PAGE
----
Health Insurance in Retirement
POSTED IN ADVICE ON MONDAY, OCTOBER 24, 2016
Health care is a priority, especially when you retire.
Staying healthy is your goal after retirement, and this can mean more visits to the doctor for preventive tests and routine checkups. As you grow older, you may find yourself needing costly prescription drugs or medical treatments. Having a plan for your health insurance after retirement can help offset some of these costs. If you retire at the age of 65, you may qualify for certain health benefits. If you retire before your 65th birthday, however, you may need to buy a private health insurance policy.
Most retirees automatically become entitled to Medicare when they turn 65. You will have to decide whether you need only Part A coverage (which is premium-free for most retirees and can help pay for your home health care, hospice care, and inpatient hospital care), or if you want to also purchase Part B coverage, which helps cover other medical care such as physician care, laboratory tests, and physical therapy. You may also consider purchasing a prescription drug plan, as well as a Medigap policy.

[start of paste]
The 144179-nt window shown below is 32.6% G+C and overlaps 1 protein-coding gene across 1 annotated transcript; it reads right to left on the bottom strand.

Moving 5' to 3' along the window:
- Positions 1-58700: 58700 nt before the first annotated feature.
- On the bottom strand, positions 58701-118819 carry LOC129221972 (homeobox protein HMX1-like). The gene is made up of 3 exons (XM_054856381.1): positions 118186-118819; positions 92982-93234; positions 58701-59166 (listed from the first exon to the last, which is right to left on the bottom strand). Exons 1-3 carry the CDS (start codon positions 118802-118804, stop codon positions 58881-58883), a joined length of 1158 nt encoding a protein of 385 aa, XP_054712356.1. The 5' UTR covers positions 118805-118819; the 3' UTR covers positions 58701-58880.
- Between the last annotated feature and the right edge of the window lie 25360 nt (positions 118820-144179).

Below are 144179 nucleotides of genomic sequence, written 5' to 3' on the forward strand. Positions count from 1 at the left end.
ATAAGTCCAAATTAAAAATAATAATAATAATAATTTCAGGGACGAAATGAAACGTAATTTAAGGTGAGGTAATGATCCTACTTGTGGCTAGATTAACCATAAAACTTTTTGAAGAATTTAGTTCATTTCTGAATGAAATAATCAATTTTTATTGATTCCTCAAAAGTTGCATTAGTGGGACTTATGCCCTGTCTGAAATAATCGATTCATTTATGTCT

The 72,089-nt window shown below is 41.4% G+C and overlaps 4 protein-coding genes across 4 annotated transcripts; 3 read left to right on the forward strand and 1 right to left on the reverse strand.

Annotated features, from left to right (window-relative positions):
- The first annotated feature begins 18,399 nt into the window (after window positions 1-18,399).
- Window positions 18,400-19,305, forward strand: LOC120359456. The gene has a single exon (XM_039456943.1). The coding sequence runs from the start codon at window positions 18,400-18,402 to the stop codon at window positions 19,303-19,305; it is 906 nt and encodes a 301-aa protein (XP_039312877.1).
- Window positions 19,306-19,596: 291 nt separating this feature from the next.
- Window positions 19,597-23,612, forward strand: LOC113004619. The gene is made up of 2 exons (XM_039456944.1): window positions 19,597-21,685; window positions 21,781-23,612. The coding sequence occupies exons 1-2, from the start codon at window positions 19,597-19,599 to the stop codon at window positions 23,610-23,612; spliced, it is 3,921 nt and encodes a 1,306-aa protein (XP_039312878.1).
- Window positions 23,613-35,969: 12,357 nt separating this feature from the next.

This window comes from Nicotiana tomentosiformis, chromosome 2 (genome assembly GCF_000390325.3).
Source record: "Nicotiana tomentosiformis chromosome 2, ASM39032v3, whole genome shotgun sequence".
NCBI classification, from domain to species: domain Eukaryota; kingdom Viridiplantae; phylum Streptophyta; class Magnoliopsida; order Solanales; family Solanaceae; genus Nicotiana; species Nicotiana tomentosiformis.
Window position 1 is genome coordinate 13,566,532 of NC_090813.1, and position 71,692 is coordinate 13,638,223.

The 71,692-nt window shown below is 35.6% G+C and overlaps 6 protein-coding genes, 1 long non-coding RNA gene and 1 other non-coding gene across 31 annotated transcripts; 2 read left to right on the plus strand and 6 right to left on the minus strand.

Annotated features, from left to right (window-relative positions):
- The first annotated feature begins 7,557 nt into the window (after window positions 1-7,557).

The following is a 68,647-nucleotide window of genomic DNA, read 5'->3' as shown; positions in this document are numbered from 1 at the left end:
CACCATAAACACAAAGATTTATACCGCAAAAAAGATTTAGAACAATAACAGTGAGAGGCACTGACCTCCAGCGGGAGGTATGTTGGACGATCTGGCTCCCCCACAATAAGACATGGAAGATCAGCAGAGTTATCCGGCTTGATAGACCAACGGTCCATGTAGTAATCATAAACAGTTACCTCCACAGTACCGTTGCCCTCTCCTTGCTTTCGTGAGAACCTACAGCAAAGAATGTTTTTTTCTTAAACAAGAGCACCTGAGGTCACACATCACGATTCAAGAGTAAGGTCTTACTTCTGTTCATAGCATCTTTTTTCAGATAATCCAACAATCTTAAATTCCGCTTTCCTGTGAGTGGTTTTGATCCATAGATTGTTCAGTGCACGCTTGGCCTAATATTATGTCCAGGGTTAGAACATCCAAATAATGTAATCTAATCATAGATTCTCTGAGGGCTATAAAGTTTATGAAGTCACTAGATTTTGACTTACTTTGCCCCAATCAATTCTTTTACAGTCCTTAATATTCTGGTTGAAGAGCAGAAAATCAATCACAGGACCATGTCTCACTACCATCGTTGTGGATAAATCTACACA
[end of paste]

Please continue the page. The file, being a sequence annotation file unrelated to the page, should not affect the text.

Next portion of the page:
There are 10 standard Medigap policies available. Each of these policies offers certain basic core benefits, and all except the most basic policy (Plan A) offer various combinations of additional benefits designed to cover what Medicare does not. When you first enroll, you have a six-month Medigap open enrollment period. During that time, you have a right to buy the Medigap policy of your choice from a private insurance company, regardless of any health problems you may have.
Long-Term Care Insurance (LTCI)
A good LTCI policy can cover the cost of care in a nursing home, assisted-living facility, or even your own home. You'll need to be in good health to purchase, but the older you are, the higher the premium you’ll pay.
Health Insurance Specialist Todd Cooper brings over 25 years of individual and group health insurance experience to the table.